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Future Possibilities and Speculations about IPT
by Chris Duffield

As doctors get to know IPT better, I think it is likely that this protocol will be adopted or modified for use in emergency situations.  Patients are often hooked up to an IV bag anyway.  Why not give them a little insulin, wait, and give some glucose along with IV medications?  Here are some of the applications I foresee:

  1. Poisoning.  This could be for heavy metals, drug overdose (e.g. beta blockers), and maybe even snake or insect bites (IPT could help deliver anti-venom to affected areas and reduce swelling). (See Poisoning page)

  2. Heatstroke and shock.  IPT could help the body absorb electrolytes and water faster, and balance blood chemistry.

  3. Skin trauma, burns, gangrene, frostbite.  (See Skin page.)  Faster healing, reduced inflammation and pain.

  4. Reattachment of severed appendages.  Faster healing, reduced inflammation and pain, angiogenesis.  Stem cell stimulation?

  5. Heart attacks.  (See Cardiovascular page)  Increased permeability of cell membranes, increased transport of nutrients and waste, improved oxygen delivery, normalized blood chemistry, preservation of circulation-starved cells, faster healing response, reduced inflammation.  While IPT has been shown to have rapid beneficial effects on chronic cardiovascular conditions, it may also be found to help in the acute phase.

  6. Strokes.  (See Stroke/Paralysis page)  IPT has been shown to have rapid and profound beneficial effects on chronic paralysis and other deficits caused by strokes.  It may also be found to help in the acute phase.  As for heart attacks, IPT may provide increased permeability of cell membranes in the brain, increased transport of nutrients and waste, improved circulation, normalized blood chemistry, reduced inflammation and swelling, preservation of oxygen-starved cells, and faster healing response due to stimulation of stem cells, myelination, and other healing and regeneration mechanisms.

  7. Spinal Cord & Brain injury.  (See Spinal Injury page)  I do not know of any cases of IPT being applied to these injuries in either the acute phase or in the aftermath.  But I think its application in treatment of stroke-related paralysis, and its functions in treating other parts of the body, suggest that IPT may eventually find great utility for treating spinal cord and brain injuries.  If IPT can reduce swelling and inflammation, that will be a great start, especially in the acute phase.  If it succeeds in slowing or stopping cell death, and in stimulating cell regrowth and perhaps even stem cell proliferation and differentiation, then IPT could play a key role in minimizing damage from these injuries, and in promoting healing and regeneration.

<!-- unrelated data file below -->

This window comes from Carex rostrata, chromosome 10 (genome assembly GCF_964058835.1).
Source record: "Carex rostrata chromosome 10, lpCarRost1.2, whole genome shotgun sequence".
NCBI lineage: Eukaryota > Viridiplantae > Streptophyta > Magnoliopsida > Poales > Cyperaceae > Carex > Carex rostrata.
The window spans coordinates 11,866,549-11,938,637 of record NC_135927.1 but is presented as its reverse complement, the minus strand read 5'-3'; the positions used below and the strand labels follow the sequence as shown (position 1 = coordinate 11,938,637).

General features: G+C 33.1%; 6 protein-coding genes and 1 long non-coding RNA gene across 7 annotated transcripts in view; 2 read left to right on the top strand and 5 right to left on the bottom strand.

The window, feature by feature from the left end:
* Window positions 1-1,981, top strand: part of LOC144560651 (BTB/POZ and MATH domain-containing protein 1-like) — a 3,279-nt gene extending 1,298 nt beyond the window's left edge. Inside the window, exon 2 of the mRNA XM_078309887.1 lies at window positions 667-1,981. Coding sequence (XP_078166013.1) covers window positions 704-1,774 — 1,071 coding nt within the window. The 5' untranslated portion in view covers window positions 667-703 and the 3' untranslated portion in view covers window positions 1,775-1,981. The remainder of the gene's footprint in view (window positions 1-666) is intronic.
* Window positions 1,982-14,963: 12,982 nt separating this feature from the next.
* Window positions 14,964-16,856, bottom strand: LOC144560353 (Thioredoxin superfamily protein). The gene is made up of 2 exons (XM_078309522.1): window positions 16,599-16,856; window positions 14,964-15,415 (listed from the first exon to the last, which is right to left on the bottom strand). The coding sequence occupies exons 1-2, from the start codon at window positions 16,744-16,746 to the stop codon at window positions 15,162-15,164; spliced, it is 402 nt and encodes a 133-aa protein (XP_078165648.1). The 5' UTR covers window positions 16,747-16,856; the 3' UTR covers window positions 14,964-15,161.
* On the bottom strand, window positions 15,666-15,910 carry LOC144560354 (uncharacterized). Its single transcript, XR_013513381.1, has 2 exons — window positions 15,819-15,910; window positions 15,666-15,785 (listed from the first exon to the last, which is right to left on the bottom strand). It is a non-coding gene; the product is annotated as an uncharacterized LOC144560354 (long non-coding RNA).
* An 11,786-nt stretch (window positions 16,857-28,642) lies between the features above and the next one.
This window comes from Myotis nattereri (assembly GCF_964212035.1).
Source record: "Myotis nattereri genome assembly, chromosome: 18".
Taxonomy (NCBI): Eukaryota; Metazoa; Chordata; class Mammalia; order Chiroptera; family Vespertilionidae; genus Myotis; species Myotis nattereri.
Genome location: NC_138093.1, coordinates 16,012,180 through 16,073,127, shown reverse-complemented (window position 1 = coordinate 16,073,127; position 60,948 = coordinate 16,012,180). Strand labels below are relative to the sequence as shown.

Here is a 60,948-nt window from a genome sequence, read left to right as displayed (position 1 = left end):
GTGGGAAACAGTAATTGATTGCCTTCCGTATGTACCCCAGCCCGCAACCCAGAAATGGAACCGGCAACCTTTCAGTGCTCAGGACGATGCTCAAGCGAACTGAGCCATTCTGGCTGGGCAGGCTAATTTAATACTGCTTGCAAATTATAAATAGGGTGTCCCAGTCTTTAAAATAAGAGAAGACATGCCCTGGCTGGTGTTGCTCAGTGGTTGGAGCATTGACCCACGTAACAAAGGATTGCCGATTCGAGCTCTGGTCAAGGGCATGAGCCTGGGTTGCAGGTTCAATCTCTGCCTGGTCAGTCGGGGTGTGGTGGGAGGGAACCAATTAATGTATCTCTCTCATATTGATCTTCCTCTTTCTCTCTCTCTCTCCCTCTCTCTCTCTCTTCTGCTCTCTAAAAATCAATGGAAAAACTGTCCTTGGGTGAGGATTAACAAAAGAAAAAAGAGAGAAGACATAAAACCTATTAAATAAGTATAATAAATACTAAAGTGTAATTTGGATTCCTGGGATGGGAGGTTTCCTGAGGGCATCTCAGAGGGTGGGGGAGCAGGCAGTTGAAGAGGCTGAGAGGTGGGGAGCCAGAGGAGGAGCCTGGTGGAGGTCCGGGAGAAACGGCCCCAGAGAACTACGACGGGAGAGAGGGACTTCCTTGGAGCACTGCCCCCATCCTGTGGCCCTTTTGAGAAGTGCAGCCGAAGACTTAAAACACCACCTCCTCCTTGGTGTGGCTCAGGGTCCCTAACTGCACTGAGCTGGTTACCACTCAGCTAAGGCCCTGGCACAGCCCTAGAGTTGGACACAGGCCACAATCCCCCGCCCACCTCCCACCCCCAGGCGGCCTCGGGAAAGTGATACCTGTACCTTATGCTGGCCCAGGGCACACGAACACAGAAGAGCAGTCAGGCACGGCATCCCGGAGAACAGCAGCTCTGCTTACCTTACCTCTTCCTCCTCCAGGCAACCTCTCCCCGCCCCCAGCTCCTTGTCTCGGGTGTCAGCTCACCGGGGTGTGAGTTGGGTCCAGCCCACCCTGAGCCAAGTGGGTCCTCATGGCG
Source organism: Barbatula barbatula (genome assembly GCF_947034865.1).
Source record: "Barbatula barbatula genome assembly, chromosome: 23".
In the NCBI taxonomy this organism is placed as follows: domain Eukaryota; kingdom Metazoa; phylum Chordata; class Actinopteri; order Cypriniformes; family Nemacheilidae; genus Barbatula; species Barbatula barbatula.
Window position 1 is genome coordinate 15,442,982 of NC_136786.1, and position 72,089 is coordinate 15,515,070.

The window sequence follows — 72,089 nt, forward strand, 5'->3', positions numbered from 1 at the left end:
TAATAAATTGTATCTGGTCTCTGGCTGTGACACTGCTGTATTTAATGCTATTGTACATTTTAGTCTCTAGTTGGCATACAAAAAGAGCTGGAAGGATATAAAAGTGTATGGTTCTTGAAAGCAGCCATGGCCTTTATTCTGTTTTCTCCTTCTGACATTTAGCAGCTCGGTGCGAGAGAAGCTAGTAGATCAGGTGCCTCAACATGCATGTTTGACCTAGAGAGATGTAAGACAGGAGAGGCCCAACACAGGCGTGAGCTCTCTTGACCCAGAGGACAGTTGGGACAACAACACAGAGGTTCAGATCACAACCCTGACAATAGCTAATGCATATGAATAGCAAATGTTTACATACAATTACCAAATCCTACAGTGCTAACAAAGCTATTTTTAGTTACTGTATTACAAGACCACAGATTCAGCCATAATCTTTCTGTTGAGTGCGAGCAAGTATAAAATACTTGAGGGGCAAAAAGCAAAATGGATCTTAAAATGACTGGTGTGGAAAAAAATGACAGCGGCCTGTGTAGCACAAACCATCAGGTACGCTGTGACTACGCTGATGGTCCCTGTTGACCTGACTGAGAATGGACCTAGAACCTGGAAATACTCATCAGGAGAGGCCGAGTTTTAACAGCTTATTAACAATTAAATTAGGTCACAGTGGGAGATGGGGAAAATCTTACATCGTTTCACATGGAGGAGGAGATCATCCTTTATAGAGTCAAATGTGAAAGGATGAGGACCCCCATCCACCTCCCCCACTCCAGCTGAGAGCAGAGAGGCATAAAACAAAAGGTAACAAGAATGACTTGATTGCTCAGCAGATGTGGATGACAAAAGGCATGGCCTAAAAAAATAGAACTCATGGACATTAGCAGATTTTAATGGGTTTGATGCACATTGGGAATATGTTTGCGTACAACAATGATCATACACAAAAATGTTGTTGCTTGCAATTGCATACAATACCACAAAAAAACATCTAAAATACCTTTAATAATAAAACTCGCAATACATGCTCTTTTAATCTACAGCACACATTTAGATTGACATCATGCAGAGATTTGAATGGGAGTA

8. Gastrointestinal and Hepato-biliary distress.  As Dr. Perez Garcia 1 showed some 60 years ago, IPT can provide quick and effective relief and healing, without surgery,  in cases of ulcers with pyloric stenosis, appendicitis, and gallstones.  (See Digestive pages.)   This process could be started in the ambulance or  the emergency room, and completed in a hospital room.  Or it could all be done in the field, away from surgeons and hospitals, on expeditions or in space, or on a battlefield.

  9. Fractures.  Rapid and efficient delivery of antibiotics to avoid infection.  Stimulation of fibroblasts and osteocytes to begin healing the break faster.

  10. Respiratory distress.  IPT has demonstrated remarkable speed and effectiveness in treating respiratory conditions, from allergic asthma to emphysema.  Such treatment could begin in the emergency room.  (See Respiratory page.)

I am sure that emergency physicians, once they are familiar with IPT as a marvelous tool, will find many other uses.


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